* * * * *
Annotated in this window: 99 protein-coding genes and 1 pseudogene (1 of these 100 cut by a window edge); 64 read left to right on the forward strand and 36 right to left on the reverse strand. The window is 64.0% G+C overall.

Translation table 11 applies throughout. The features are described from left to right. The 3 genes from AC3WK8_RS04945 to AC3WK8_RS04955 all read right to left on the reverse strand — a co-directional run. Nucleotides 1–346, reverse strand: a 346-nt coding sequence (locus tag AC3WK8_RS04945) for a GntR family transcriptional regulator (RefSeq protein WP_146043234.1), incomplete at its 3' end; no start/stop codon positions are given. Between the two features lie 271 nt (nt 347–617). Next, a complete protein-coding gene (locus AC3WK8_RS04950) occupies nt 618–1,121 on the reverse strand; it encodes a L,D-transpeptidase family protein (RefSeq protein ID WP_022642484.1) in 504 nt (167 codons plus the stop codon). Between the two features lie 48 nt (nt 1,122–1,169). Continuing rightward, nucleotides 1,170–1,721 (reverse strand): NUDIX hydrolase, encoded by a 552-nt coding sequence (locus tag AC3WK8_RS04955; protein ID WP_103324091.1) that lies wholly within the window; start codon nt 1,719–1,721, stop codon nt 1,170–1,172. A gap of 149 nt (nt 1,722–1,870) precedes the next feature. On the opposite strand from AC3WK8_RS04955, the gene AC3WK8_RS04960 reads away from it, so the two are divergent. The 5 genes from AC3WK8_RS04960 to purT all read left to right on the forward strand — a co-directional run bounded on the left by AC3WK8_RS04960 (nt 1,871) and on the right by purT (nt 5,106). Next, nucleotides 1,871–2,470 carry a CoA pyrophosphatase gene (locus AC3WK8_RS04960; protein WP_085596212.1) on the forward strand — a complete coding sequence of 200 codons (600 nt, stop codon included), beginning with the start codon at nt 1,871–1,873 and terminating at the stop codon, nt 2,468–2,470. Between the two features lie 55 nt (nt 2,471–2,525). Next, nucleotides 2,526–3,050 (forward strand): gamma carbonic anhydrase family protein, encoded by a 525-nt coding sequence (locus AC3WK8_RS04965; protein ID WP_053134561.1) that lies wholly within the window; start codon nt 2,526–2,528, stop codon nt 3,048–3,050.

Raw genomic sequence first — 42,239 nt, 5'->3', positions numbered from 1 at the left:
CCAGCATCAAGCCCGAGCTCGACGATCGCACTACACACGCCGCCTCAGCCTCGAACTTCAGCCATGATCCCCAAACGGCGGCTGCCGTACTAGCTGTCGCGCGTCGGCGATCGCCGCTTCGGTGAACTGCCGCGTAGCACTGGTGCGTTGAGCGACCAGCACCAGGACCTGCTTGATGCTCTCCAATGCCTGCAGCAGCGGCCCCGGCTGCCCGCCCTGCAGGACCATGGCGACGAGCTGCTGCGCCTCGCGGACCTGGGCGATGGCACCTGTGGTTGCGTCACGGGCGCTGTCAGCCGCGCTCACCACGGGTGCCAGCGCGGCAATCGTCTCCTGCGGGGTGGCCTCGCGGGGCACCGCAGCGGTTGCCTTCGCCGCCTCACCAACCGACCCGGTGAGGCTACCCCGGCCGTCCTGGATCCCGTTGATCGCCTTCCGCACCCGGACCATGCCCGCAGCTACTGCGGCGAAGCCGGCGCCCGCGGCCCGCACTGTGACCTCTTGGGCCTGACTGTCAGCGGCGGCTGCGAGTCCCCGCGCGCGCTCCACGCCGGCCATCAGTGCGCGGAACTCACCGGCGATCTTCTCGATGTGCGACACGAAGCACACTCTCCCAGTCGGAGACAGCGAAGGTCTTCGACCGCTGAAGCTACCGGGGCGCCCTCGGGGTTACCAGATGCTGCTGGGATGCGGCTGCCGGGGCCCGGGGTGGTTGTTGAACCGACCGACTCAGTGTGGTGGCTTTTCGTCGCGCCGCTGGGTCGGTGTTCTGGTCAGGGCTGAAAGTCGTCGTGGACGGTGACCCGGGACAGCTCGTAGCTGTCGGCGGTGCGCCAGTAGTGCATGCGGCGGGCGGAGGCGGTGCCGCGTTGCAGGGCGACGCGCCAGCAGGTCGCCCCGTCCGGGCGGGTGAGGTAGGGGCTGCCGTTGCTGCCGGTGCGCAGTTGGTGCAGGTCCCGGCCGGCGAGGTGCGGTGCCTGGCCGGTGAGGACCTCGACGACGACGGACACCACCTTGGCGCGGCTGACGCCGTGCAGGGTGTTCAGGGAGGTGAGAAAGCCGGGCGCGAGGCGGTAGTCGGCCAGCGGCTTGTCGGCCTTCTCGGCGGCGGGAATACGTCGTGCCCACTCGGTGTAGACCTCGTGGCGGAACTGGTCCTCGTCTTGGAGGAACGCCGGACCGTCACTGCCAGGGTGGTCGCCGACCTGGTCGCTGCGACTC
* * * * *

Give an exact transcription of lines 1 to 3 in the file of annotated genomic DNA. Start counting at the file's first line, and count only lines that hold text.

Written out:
Annotated in this window: 99 protein-coding genes and 1 pseudogene (1 of these 100 cut by a window edge); 64 read left to right on the forward strand and 36 right to left on the reverse strand. The window is 64.0% G+C overall.

Translation table 11 applies throughout. The features are described from left to right. The 3 genes from AC3WK8_RS04945 to AC3WK8_RS04955 all read right to left on the reverse strand — a co-directional run. Nucleotides 1–346, reverse strand: a 346-nt coding sequence (locus tag AC3WK8_RS04945) for a GntR family transcriptional regulator (RefSeq protein WP_146043234.1), incomplete at its 3' end; no start/stop codon positions are given. Between the two features lie 271 nt (nt 347–617). Next, a complete protein-coding gene (locus AC3WK8_RS04950) occupies nt 618–1,121 on the reverse strand; it encodes a L,D-transpeptidase family protein (RefSeq protein ID WP_022642484.1) in 504 nt (167 codons plus the stop codon). Between the two features lie 48 nt (nt 1,122–1,169). Continuing rightward, nucleotides 1,170–1,721 (reverse strand): NUDIX hydrolase, encoded by a 552-nt coding sequence (locus tag AC3WK8_RS04955; protein ID WP_103324091.1) that lies wholly within the window; start codon nt 1,719–1,721, stop codon nt 1,170–1,172. A gap of 149 nt (nt 1,722–1,870) precedes the next feature. On the opposite strand from AC3WK8_RS04955, the gene AC3WK8_RS04960 reads away from it, so the two are divergent. The 5 genes from AC3WK8_RS04960 to purT all read left to right on the forward strand — a co-directional run bounded on the left by AC3WK8_RS04960 (nt 1,871) and on the right by purT (nt 5,106). Next, nucleotides 1,871–2,470 carry a CoA pyrophosphatase gene (locus AC3WK8_RS04960; protein WP_085596212.1) on the forward strand — a complete coding sequence of 200 codons (600 nt, stop codon included), beginning with the start codon at nt 1,871–1,873 and terminating at the stop codon, nt 2,468–2,470. Between the two features lie 55 nt (nt 2,471–2,525). Next, nucleotides 2,526–3,050 (forward strand): gamma carbonic anhydrase family protein, encoded by a 525-nt coding sequence (locus AC3WK8_RS04965; protein ID WP_053134561.1) that lies wholly within the window; start codon nt 2,526–2,528, stop codon nt 3,048–3,050.

Raw genomic sequence first — 42,239 nt, 5'->3', positions numbered from 1 at the left: